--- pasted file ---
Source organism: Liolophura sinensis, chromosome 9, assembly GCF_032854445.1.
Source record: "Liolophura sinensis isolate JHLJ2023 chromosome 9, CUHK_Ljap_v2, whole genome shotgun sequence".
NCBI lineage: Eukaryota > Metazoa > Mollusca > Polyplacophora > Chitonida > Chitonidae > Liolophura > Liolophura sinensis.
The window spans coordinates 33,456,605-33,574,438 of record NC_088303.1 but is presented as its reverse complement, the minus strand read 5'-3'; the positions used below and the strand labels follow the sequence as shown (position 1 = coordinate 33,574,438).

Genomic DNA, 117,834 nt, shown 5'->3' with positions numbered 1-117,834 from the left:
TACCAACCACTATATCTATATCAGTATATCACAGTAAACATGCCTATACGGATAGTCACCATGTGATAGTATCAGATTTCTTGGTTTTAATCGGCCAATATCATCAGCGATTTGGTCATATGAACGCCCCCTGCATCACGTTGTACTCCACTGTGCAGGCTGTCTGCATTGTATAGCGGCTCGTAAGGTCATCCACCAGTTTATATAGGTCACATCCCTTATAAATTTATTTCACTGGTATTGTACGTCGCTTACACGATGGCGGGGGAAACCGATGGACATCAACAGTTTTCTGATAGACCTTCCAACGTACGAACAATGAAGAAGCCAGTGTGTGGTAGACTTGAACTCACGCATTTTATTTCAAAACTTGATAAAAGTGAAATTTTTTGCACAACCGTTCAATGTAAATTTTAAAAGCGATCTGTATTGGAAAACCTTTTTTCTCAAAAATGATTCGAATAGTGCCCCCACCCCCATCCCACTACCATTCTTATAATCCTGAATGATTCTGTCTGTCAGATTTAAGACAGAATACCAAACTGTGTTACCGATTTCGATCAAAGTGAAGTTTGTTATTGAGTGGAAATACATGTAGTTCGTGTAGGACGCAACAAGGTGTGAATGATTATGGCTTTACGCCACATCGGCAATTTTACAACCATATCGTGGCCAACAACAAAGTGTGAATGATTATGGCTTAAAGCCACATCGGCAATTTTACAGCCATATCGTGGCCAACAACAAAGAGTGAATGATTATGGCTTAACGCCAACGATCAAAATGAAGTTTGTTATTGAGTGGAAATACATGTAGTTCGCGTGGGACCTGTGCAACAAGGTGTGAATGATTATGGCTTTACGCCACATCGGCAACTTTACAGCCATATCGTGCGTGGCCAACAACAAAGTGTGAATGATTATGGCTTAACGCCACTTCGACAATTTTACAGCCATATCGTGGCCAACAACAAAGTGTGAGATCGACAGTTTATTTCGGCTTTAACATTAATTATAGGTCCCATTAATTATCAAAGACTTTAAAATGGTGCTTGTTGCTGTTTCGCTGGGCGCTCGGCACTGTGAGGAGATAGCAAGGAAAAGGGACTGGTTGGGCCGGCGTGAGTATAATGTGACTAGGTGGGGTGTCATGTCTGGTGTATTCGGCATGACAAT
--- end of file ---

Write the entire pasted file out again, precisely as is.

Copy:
Source organism: Liolophura sinensis, chromosome 9, assembly GCF_032854445.1.
Source record: "Liolophura sinensis isolate JHLJ2023 chromosome 9, CUHK_Ljap_v2, whole genome shotgun sequence".
NCBI lineage: Eukaryota > Metazoa > Mollusca > Polyplacophora > Chitonida > Chitonidae > Liolophura > Liolophura sinensis.
The window spans coordinates 33,456,605-33,574,438 of record NC_088303.1 but is presented as its reverse complement, the minus strand read 5'-3'; the positions used below and the strand labels follow the sequence as shown (position 1 = coordinate 33,574,438).

Genomic DNA, 117,834 nt, shown 5'->3' with positions numbered 1-117,834 from the left:
TACCAACCACTATATCTATATCAGTATATCACAGTAAACATGCCTATACGGATAGTCACCATGTGATAGTATCAGATTTCTTGGTTTTAATCGGCCAATATCATCAGCGATTTGGTCATATGAACGCCCCCTGCATCACGTTGTACTCCACTGTGCAGGCTGTCTGCATTGTATAGCGGCTCGTAAGGTCATCCACCAGTTTATATAGGTCACATCCCTTATAAATTTATTTCACTGGTATTGTACGTCGCTTACACGATGGCGGGGGAAACCGATGGACATCAACAGTTTTCTGATAGACCTTCCAACGTACGAACAATGAAGAAGCCAGTGTGTGGTAGACTTGAACTCACGCATTTTATTTCAAAACTTGATAAAAGTGAAATTTTTTGCACAACCGTTCAATGTAAATTTTAAAAGCGATCTGTATTGGAAAACCTTTTTTCTCAAAAATGATTCGAATAGTGCCCCCACCCCCATCCCACTACCATTCTTATAATCCTGAATGATTCTGTCTGTCAGATTTAAGACAGAATACCAAACTGTGTTACCGATTTCGATCAAAGTGAAGTTTGTTATTGAGTGGAAATACATGTAGTTCGTGTAGGACGCAACAAGGTGTGAATGATTATGGCTTTACGCCACATCGGCAATTTTACAACCATATCGTGGCCAACAACAAAGTGTGAATGATTATGGCTTAAAGCCACATCGGCAATTTTACAGCCATATCGTGGCCAACAACAAAGAGTGAATGATTATGGCTTAACGCCAACGATCAAAATGAAGTTTGTTATTGAGTGGAAATACATGTAGTTCGCGTGGGACCTGTGCAACAAGGTGTGAATGATTATGGCTTTACGCCACATCGGCAACTTTACAGCCATATCGTGCGTGGCCAACAACAAAGTGTGAATGATTATGGCTTAACGCCACTTCGACAATTTTACAGCCATATCGTGGCCAACAACAAAGTGTGAGATCGACAGTTTATTTCGGCTTTAACATTAATTATAGGTCCCATTAATTATCAAAGACTTTAAAATGGTGCTTGTTGCTGTTTCGCTGGGCGCTCGGCACTGTGAGGAGATAGCAAGGAAAAGGGACTGGTTGGGCCGGCGTGAGTATAATGTGACTAGGTGGGGTGTCATGTCTGGTGTATTCGGCATGACAAT